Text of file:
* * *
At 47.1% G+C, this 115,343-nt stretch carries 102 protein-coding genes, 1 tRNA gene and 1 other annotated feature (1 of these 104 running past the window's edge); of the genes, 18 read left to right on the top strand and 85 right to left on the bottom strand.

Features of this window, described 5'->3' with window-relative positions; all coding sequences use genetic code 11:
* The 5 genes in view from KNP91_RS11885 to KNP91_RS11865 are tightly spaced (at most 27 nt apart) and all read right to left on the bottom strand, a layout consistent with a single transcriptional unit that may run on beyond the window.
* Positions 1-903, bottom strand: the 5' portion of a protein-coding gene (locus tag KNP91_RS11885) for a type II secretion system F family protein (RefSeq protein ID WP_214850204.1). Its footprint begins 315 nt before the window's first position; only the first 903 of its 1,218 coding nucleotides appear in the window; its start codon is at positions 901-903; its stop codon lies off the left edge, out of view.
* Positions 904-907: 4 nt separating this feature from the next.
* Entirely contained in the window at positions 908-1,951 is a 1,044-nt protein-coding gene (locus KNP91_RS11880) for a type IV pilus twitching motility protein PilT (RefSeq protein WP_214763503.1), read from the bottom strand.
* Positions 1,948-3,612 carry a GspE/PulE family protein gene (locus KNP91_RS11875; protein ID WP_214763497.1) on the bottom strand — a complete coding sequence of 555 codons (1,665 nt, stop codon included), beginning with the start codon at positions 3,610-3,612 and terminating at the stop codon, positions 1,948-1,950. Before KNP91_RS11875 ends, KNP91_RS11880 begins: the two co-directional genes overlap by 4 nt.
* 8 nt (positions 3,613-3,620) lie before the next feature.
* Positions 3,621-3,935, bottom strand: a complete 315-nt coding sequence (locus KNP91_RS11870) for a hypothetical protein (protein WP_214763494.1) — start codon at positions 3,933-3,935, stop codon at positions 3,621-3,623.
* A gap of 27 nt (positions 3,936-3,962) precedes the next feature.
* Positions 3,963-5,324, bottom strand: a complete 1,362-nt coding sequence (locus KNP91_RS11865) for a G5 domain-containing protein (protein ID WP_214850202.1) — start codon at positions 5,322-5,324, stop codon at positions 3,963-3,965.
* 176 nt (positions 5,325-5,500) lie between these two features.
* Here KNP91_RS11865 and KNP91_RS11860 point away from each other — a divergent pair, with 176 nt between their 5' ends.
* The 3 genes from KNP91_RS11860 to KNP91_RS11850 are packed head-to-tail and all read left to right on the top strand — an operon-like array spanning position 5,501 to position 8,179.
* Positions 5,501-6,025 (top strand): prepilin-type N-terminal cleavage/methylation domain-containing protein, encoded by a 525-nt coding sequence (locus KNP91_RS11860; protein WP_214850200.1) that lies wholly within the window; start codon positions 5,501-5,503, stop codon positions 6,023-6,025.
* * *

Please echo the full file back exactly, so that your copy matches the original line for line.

At 47.1% G+C, this 115,343-nt stretch carries 102 protein-coding genes, 1 tRNA gene and 1 other annotated feature (1 of these 104 running past the window's edge); of the genes, 18 read left to right on the top strand and 85 right to left on the bottom strand.

Features of this window, described 5'->3' with window-relative positions; all coding sequences use genetic code 11:
* The 5 genes in view from KNP91_RS11885 to KNP91_RS11865 are tightly spaced (at most 27 nt apart) and all read right to left on the bottom strand, a layout consistent with a single transcriptional unit that may run on beyond the window.
* Positions 1-903, bottom strand: the 5' portion of a protein-coding gene (locus tag KNP91_RS11885) for a type II secretion system F family protein (RefSeq protein ID WP_214850204.1). Its footprint begins 315 nt before the window's first position; only the first 903 of its 1,218 coding nucleotides appear in the window; its start codon is at positions 901-903; its stop codon lies off the left edge, out of view.
* Positions 904-907: 4 nt separating this feature from the next.
* Entirely contained in the window at positions 908-1,951 is a 1,044-nt protein-coding gene (locus KNP91_RS11880) for a type IV pilus twitching motility protein PilT (RefSeq protein WP_214763503.1), read from the bottom strand.
* Positions 1,948-3,612 carry a GspE/PulE family protein gene (locus KNP91_RS11875; protein ID WP_214763497.1) on the bottom strand — a complete coding sequence of 555 codons (1,665 nt, stop codon included), beginning with the start codon at positions 3,610-3,612 and terminating at the stop codon, positions 1,948-1,950. Before KNP91_RS11875 ends, KNP91_RS11880 begins: the two co-directional genes overlap by 4 nt.
* 8 nt (positions 3,613-3,620) lie before the next feature.
* Positions 3,621-3,935, bottom strand: a complete 315-nt coding sequence (locus KNP91_RS11870) for a hypothetical protein (protein WP_214763494.1) — start codon at positions 3,933-3,935, stop codon at positions 3,621-3,623.
* A gap of 27 nt (positions 3,936-3,962) precedes the next feature.
* Positions 3,963-5,324, bottom strand: a complete 1,362-nt coding sequence (locus KNP91_RS11865) for a G5 domain-containing protein (protein ID WP_214850202.1) — start codon at positions 5,322-5,324, stop codon at positions 3,963-3,965.
* 176 nt (positions 5,325-5,500) lie between these two features.
* Here KNP91_RS11865 and KNP91_RS11860 point away from each other — a divergent pair, with 176 nt between their 5' ends.
* The 3 genes from KNP91_RS11860 to KNP91_RS11850 are packed head-to-tail and all read left to right on the top strand — an operon-like array spanning position 5,501 to position 8,179.
* Positions 5,501-6,025 (top strand): prepilin-type N-terminal cleavage/methylation domain-containing protein, encoded by a 525-nt coding sequence (locus KNP91_RS11860; protein WP_214850200.1) that lies wholly within the window; start codon positions 5,501-5,503, stop codon positions 6,023-6,025.